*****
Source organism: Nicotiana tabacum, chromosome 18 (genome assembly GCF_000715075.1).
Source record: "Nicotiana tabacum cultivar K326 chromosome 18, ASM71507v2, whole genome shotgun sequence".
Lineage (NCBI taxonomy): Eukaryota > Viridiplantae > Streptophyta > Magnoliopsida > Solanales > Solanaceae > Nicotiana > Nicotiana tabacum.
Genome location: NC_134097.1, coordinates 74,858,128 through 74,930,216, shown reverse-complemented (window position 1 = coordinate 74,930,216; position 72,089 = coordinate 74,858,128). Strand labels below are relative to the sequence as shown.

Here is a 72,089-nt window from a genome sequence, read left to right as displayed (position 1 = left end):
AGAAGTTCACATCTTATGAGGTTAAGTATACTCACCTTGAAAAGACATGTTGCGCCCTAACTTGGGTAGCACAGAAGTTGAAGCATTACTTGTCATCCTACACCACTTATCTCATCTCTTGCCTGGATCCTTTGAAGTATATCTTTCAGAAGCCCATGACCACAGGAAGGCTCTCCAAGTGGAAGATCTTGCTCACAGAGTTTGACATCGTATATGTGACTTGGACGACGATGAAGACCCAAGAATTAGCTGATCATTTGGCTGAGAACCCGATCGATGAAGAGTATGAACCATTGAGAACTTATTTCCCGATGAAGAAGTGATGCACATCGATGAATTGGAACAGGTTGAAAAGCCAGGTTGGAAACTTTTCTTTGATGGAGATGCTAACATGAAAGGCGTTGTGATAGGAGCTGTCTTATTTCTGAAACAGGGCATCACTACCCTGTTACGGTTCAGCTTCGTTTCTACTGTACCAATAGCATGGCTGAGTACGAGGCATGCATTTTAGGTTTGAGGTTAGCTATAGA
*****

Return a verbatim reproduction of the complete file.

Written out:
Source organism: Nicotiana tabacum, chromosome 18 (genome assembly GCF_000715075.1).
Source record: "Nicotiana tabacum cultivar K326 chromosome 18, ASM71507v2, whole genome shotgun sequence".
Lineage (NCBI taxonomy): Eukaryota > Viridiplantae > Streptophyta > Magnoliopsida > Solanales > Solanaceae > Nicotiana > Nicotiana tabacum.
Genome location: NC_134097.1, coordinates 74,858,128 through 74,930,216, shown reverse-complemented (window position 1 = coordinate 74,930,216; position 72,089 = coordinate 74,858,128). Strand labels below are relative to the sequence as shown.

Here is a 72,089-nt window from a genome sequence, read left to right as displayed (position 1 = left end):
AGAAGTTCACATCTTATGAGGTTAAGTATACTCACCTTGAAAAGACATGTTGCGCCCTAACTTGGGTAGCACAGAAGTTGAAGCATTACTTGTCATCCTACACCACTTATCTCATCTCTTGCCTGGATCCTTTGAAGTATATCTTTCAGAAGCCCATGACCACAGGAAGGCTCTCCAAGTGGAAGATCTTGCTCACAGAGTTTGACATCGTATATGTGACTTGGACGACGATGAAGACCCAAGAATTAGCTGATCATTTGGCTGAGAACCCGATCGATGAAGAGTATGAACCATTGAGAACTTATTTCCCGATGAAGAAGTGATGCACATCGATGAATTGGAACAGGTTGAAAAGCCAGGTTGGAAACTTTTCTTTGATGGAGATGCTAACATGAAAGGCGTTGTGATAGGAGCTGTCTTATTTCTGAAACAGGGCATCACTACCCTGTTACGGTTCAGCTTCGTTTCTACTGTACCAATAGCATGGCTGAGTACGAGGCATGCATTTTAGGTTTGAGGTTAGCTATAGA